Rural young Kansans cite childcare, broadband access, housing as reasons for outmigration

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Published Monday, August 30, 2021
by Kimberly James | The Center Square contributor

(The Center Square) - A report by the Kansas Sampler Foundation's Power Up and Go project examines some of the challenges rural young people cite when considering employment and residency in the state or outmigration.

"Kansas has been contending with rural outmigration within Kansas and outmigration from Kansas to other states for decades," Dan Murray, Kansas state director of National Federation of Independent Business, told The Center Square. "The bottom line is that people will go where the jobs are. And, policymakers have tried numerous tactics to retain and attract young workers and professionals for years."

Survey questions asked what young Kansans think would enliven communities that are facing outmigration. Respondents called attention to issues with child care, broadband access and affordable, accessible housing.

"Respondents overwhelmingly identified that, while rural needs may be specifically local, the issues are systemic across the state," Lt. Gov. and Commerce Secretary David Toland said in a news release from Gov. Laura Kelly's office. "By focusing on the recurring challenges, like broadband and housing, we can see where our state needs to emphasize funding and additional resources for everyone.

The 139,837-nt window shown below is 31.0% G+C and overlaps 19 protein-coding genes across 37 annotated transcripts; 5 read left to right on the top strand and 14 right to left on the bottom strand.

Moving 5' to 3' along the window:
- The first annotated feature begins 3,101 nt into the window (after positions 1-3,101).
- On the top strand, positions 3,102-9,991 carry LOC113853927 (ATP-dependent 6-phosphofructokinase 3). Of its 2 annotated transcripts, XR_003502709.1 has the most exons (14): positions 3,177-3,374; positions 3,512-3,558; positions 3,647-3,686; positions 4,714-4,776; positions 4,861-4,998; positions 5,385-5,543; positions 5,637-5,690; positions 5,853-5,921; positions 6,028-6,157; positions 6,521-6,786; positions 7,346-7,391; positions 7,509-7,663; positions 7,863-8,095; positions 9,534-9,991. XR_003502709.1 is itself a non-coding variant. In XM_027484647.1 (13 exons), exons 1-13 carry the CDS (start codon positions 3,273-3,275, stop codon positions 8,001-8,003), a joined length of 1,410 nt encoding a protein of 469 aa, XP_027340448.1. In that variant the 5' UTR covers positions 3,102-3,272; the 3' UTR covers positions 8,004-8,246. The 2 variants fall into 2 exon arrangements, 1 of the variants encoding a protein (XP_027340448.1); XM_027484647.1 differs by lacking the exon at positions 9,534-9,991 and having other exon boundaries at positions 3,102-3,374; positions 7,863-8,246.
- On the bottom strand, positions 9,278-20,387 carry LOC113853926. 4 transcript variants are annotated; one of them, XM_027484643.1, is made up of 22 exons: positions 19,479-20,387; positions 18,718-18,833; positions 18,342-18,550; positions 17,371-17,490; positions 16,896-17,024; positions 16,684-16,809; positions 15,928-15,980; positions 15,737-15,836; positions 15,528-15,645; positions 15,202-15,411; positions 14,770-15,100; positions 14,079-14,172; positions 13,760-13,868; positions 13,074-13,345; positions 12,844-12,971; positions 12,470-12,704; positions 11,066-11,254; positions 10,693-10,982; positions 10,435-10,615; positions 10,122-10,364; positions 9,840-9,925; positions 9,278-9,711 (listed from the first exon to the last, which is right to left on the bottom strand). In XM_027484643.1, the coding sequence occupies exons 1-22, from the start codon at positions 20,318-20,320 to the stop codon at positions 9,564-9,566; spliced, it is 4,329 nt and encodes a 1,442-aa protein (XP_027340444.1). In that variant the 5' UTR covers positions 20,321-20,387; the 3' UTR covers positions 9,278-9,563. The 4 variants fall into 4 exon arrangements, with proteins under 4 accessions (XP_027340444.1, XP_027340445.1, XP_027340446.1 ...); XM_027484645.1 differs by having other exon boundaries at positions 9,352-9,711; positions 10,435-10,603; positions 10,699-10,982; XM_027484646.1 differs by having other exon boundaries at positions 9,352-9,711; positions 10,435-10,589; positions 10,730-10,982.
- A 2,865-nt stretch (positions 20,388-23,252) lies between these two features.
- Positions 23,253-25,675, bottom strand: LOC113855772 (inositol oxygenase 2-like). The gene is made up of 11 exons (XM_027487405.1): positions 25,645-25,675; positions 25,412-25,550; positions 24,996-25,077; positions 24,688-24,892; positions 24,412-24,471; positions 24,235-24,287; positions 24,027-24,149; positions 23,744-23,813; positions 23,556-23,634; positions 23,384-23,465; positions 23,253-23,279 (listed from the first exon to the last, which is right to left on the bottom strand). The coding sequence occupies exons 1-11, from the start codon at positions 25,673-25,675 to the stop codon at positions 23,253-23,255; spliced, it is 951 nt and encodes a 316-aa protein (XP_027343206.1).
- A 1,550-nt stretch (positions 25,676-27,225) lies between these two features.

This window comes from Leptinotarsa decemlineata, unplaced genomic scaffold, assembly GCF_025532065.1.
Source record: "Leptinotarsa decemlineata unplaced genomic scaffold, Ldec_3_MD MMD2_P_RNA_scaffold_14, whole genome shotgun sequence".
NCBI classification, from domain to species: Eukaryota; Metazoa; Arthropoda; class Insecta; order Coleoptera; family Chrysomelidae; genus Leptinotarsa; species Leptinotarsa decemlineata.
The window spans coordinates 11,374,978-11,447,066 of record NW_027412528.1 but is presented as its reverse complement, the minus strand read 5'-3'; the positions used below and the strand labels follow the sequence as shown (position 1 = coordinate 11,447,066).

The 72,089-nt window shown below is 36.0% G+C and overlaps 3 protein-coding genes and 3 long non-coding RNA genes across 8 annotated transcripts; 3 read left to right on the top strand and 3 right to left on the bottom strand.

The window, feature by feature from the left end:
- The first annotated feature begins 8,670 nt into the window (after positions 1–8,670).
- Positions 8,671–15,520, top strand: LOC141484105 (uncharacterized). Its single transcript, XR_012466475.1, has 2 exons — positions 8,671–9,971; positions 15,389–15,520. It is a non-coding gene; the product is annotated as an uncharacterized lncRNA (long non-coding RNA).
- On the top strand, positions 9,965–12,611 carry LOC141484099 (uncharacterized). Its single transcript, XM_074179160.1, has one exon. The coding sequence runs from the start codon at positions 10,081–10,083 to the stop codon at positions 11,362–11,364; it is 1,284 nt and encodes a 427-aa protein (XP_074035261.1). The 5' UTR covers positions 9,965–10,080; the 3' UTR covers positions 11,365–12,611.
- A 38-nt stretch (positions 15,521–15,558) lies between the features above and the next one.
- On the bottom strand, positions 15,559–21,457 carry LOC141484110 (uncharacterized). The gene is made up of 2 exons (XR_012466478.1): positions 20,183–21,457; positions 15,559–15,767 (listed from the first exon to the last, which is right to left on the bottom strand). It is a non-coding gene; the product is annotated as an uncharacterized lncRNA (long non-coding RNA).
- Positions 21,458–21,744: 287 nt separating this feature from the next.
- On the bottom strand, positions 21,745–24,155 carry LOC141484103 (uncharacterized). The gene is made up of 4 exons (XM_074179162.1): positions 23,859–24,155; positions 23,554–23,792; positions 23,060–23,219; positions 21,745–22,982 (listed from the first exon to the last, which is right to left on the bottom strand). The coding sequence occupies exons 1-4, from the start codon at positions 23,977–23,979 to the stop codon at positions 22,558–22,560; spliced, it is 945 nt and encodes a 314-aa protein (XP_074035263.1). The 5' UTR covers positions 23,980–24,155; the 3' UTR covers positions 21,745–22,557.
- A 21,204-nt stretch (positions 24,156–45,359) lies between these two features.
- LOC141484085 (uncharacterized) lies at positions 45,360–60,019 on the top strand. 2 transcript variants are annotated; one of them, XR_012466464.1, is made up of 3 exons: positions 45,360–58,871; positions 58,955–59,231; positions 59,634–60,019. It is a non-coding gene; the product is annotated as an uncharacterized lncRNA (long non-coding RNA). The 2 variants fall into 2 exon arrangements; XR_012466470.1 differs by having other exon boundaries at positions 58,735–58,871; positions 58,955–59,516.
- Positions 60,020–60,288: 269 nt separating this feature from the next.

"This report will help us paint a fuller, more detailed picture of rural Kansas communities, both individually and as a whole."

Other areas of focus in survey responses included creating an entrepreneurial ecosystem, creating a healthier space for employees, and cultivating a positive and inclusive culture among rural Kansas.

"The state and local leaders must provide a welcoming environment for businesses to locate and grow jobs," Murray said. "That means when we look at the issues that confront small business owners the most, providing for a friendly tax climate, reducing regulations that prevent growth and development, and promoting a backbone of workforce development to provide the critical training needs." may earn an affiliate commission if you purchase products or services through links in an article. Prices, when displayed, are accurate at the time of publication but may change over time. Commissions do not influence editorial independence.

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